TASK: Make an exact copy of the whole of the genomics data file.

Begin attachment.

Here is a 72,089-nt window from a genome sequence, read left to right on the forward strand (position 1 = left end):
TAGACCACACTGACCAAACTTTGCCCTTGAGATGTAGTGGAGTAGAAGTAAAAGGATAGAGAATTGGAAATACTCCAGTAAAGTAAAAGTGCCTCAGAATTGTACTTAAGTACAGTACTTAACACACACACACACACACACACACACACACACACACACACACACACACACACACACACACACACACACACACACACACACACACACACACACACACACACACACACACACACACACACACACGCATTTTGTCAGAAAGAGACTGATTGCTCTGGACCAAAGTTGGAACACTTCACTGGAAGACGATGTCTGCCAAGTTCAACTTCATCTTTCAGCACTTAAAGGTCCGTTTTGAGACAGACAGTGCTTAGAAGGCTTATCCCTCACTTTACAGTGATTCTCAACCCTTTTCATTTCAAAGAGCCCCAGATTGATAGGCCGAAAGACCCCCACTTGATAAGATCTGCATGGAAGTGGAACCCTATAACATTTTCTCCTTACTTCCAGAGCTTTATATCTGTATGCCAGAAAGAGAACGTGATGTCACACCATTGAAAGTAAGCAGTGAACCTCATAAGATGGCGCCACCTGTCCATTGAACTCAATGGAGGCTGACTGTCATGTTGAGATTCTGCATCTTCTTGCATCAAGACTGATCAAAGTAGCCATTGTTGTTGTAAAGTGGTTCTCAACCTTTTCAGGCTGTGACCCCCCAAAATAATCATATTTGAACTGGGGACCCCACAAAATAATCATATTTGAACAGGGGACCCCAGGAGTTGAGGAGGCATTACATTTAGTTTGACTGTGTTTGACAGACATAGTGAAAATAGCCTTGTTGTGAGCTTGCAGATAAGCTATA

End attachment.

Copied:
Here is a 72,089-nt window from a genome sequence, read left to right on the forward strand (position 1 = left end):
TAGACCACACTGACCAAACTTTGCCCTTGAGATGTAGTGGAGTAGAAGTAAAAGGATAGAGAATTGGAAATACTCCAGTAAAGTAAAAGTGCCTCAGAATTGTACTTAAGTACAGTACTTAACACACACACACACACACACACACACACACACACACACACACACACACACACACACACACACACACACACACACACACACACACACACACACACACACACACACACACACACACACACACACGCATTTTGTCAGAAAGAGACTGATTGCTCTGGACCAAAGTTGGAACACTTCACTGGAAGACGATGTCTGCCAAGTTCAACTTCATCTTTCAGCACTTAAAGGTCCGTTTTGAGACAGACAGTGCTTAGAAGGCTTATCCCTCACTTTACAGTGATTCTCAACCCTTTTCATTTCAAAGAGCCCCAGATTGATAGGCCGAAAGACCCCCACTTGATAAGATCTGCATGGAAGTGGAACCCTATAACATTTTCTCCTTACTTCCAGAGCTTTATATCTGTATGCCAGAAAGAGAACGTGATGTCACACCATTGAAAGTAAGCAGTGAACCTCATAAGATGGCGCCACCTGTCCATTGAACTCAATGGAGGCTGACTGTCATGTTGAGATTCTGCATCTTCTTGCATCAAGACTGATCAAAGTAGCCATTGTTGTTGTAAAGTGGTTCTCAACCTTTTCAGGCTGTGACCCCCCAAAATAATCATATTTGAACTGGGGACCCCACAAAATAATCATATTTGAACAGGGGACCCCAGGAGTTGAGGAGGCATTACATTTAGTTTGACTGTGTTTGACAGACATAGTGAAAATAGCCTTGTTGTGAGCTTGCAGATAAGCTATA